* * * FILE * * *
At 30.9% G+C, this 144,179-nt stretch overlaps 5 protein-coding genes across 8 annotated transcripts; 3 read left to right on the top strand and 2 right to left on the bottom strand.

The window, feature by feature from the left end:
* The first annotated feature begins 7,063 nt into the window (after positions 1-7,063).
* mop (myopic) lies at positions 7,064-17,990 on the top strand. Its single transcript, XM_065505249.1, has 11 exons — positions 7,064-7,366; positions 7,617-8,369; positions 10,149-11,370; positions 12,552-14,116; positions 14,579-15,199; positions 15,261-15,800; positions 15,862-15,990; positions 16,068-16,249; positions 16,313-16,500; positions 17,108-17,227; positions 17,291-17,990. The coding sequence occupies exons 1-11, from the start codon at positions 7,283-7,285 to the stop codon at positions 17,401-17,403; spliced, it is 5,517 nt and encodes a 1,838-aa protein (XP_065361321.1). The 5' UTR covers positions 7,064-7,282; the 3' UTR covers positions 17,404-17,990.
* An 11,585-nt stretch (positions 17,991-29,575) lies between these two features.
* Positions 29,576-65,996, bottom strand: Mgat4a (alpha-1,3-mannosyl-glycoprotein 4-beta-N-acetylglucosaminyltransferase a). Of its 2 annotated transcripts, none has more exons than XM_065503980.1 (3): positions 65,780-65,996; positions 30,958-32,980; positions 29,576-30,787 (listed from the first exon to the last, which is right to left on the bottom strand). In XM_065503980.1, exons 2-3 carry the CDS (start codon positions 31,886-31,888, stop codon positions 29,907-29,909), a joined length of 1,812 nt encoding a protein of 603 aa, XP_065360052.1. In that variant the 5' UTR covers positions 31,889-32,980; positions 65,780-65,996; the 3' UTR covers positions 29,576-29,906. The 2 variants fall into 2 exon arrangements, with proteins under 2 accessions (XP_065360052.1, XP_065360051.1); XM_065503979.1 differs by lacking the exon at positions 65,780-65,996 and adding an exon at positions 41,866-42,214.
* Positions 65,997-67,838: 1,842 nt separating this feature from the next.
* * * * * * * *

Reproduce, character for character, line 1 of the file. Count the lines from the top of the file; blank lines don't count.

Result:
At 30.9% G+C, this 144,179-nt stretch overlaps 5 protein-coding genes across 8 annotated transcripts; 3 read left to right on the top strand and 2 right to left on the bottom strand.